The Tory leader, David Cameron, today welcomed the announcement but warned against "making premature announcements about troop withdrawals which cannot be met".

NCarlsCorner2
07-23-2008, 07:55 PM
Just a few days before Obama lands in London, prime minister Gordon Brown has officially said that Britain will begin a withdrawal phase in early 2009.

Everything going Obama's way right now.

http://www.guardian.co.uk/politics/2008/jul/22/iraq.gordonbrown?gusrc=rss&feed=networkfront

Brown signals Iraq troops withdrawal

# Deborah Summers and Patrick Wintour
# guardian.co.uk,
# Tuesday July 22, 2008

Gordon Brown today paved the way for the withdrawal of British troops from Iraq, promising a "fundamental change" of mission in the first half of 2009.

In a Commons statement, the prime minister heaped praise on the work of British soldiers and insisted the security situation in Basra had been "transformed".

"We will continue to reduce the number of British troops in Iraq," Brown said.

"Just as last year we moved from combat to 'overwatch', we would expect a further fundamental change of mission in the first months of 2009 as we make the transition to a long term bilateral partnership with Iraq, similar to the normal relationships which our military forces have with other important countries in the region."

Brown said that violent incidents across Iraq were at their lowest since 2004.

Britain currently has around 4,000 troops based on the outskirts of the southern city of Basra.

Brown previously postponed plans to withdraw 1,500 soldiers due to a spike in militia violence.

Parliament's defense select committee has urged Brown to keep a core of troops in Iraq for years to come to continue training Iraqi police and soldiers.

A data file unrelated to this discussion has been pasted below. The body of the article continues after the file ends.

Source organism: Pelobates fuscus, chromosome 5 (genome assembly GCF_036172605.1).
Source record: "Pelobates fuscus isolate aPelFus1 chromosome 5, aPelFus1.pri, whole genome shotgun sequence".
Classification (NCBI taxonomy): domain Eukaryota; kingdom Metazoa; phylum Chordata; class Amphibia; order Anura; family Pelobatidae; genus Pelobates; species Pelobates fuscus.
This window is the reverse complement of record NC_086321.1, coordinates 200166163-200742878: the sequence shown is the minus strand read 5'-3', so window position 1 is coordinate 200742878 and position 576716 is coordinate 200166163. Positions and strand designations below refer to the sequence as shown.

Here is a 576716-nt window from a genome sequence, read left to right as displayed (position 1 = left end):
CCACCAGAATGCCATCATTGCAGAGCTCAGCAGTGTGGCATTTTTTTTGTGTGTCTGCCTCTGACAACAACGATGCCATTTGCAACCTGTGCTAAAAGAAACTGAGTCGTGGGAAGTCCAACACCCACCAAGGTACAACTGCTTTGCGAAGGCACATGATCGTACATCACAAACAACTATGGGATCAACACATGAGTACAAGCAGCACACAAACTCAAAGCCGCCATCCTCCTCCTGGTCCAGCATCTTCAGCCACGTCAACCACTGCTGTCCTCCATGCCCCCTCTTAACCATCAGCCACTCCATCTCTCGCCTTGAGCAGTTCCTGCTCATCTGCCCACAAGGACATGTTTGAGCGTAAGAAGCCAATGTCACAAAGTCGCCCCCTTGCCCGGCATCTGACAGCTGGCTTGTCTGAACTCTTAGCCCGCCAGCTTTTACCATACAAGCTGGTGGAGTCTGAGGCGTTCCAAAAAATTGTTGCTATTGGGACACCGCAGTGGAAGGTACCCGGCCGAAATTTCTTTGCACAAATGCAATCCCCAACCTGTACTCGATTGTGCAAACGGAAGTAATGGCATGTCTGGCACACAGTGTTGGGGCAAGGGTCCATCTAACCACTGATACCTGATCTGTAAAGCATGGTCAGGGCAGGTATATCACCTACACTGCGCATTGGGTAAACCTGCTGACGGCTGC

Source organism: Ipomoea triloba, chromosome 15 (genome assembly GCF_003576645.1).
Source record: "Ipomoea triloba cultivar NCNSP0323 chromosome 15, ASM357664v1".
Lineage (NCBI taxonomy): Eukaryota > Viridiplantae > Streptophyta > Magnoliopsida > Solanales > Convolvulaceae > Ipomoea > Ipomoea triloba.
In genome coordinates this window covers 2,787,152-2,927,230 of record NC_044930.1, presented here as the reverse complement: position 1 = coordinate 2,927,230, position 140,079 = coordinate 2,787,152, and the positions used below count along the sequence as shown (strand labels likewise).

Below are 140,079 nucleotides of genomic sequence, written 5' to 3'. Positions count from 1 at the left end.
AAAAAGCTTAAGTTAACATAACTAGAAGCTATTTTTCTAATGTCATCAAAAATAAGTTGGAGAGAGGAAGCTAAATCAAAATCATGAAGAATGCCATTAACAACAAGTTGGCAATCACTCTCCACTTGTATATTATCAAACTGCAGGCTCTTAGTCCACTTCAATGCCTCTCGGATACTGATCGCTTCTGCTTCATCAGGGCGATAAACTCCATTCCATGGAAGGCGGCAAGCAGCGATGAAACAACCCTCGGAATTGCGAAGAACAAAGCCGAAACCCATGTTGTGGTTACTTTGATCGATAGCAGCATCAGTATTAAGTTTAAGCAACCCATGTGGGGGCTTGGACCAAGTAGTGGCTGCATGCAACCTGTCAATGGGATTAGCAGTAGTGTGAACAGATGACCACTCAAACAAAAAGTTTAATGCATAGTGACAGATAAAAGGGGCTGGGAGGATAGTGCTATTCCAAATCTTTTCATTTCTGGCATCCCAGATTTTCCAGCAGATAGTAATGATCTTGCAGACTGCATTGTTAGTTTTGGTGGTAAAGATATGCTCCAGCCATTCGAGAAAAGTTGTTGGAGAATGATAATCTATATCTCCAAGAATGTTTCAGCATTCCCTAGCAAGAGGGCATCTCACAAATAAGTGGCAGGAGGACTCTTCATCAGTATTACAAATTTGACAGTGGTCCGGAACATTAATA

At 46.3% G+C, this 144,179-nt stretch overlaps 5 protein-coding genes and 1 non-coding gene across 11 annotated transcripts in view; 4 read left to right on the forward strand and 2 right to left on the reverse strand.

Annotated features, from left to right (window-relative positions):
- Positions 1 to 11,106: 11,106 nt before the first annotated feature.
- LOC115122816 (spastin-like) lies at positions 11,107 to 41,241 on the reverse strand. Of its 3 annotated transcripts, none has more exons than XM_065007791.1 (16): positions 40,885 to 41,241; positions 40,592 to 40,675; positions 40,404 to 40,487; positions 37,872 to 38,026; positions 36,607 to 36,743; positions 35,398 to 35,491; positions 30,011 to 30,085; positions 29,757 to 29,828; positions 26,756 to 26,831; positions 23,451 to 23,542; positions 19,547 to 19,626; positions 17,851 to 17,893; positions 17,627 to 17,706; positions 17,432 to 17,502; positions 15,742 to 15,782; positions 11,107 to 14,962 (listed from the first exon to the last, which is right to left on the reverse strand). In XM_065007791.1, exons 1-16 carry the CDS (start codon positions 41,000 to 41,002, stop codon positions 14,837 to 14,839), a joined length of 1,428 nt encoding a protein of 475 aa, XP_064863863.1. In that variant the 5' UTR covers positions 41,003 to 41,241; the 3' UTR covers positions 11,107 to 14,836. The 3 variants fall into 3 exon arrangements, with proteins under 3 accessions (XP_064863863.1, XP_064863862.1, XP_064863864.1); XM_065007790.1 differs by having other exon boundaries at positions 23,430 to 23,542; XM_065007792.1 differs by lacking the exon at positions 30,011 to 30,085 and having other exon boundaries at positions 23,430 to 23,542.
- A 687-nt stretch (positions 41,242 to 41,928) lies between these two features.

Today Brown held back from giving an "artificial timetable" for troop withdrawals but gave the impression that progress is such that a withdrawal is possible within two years.

His Commons statement came as a glowing report from the defense select committee, published today, claims "a high degree of security has been restored in Basra", the centre of UK operations in Iraq.

"The preconditions are in place for political progress and economic recovery," the committee says, in a report that is far more optimistic than some of its recent assessments.

Brown, who visited Iraq at the weekend, said Britain was making progress in training Iraqi security forces, and establishing the ability of those forces to employ sophisticated counter-insurgency tactics.

The select committee was told by British and Iraqi security forces that operations against Basra militias largely loyal to Moqtada al-Sadr in March had "resulted in a seismic shift in the balance of power" and that "a large part of its importance lay in the fact that it had been conducted with Iraqi forces in the lead".

The select committee also says that although parts of Basra are not yet under government control, it will be hard for Sadr to regain political dominance since his movement cannot participate in the provincial elections while he runs an avowed militia movement.

The committee also warns that the influence of Iran remains a major factor, adding that the border "remains porous, allowing military and weaponry to flow easily from one country to another".